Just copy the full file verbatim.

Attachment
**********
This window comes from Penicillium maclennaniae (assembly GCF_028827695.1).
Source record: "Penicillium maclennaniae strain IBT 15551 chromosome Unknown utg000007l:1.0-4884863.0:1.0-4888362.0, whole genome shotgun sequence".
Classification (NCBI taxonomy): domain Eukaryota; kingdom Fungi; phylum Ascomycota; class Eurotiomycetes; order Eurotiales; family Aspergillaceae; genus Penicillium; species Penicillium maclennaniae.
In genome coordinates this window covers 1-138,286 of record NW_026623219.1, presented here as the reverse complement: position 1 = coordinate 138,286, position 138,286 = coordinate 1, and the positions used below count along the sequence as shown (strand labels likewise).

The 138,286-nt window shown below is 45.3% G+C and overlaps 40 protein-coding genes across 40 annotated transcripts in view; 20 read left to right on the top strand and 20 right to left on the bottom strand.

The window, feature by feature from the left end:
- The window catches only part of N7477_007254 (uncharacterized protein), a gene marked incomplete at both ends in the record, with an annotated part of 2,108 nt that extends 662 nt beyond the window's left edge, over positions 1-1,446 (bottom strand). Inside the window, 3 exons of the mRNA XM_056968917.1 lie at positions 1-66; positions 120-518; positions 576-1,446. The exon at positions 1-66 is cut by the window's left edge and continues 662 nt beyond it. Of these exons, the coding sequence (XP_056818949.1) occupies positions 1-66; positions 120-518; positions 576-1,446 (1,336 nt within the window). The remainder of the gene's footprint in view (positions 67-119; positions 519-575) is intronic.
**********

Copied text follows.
This window comes from Penicillium maclennaniae (assembly GCF_028827695.1).
Source record: "Penicillium maclennaniae strain IBT 15551 chromosome Unknown utg000007l:1.0-4884863.0:1.0-4888362.0, whole genome shotgun sequence".
Classification (NCBI taxonomy): domain Eukaryota; kingdom Fungi; phylum Ascomycota; class Eurotiomycetes; order Eurotiales; family Aspergillaceae; genus Penicillium; species Penicillium maclennaniae.
In genome coordinates this window covers 1-138,286 of record NW_026623219.1, presented here as the reverse complement: position 1 = coordinate 138,286, position 138,286 = coordinate 1, and the positions used below count along the sequence as shown (strand labels likewise).

The 138,286-nt window shown below is 45.3% G+C and overlaps 40 protein-coding genes across 40 annotated transcripts in view; 20 read left to right on the top strand and 20 right to left on the bottom strand.

The window, feature by feature from the left end:
- The window catches only part of N7477_007254 (uncharacterized protein), a gene marked incomplete at both ends in the record, with an annotated part of 2,108 nt that extends 662 nt beyond the window's left edge, over positions 1-1,446 (bottom strand). Inside the window, 3 exons of the mRNA XM_056968917.1 lie at positions 1-66; positions 120-518; positions 576-1,446. The exon at positions 1-66 is cut by the window's left edge and continues 662 nt beyond it. Of these exons, the coding sequence (XP_056818949.1) occupies positions 1-66; positions 120-518; positions 576-1,446 (1,336 nt within the window). The remainder of the gene's footprint in view (positions 67-119; positions 519-575) is intronic.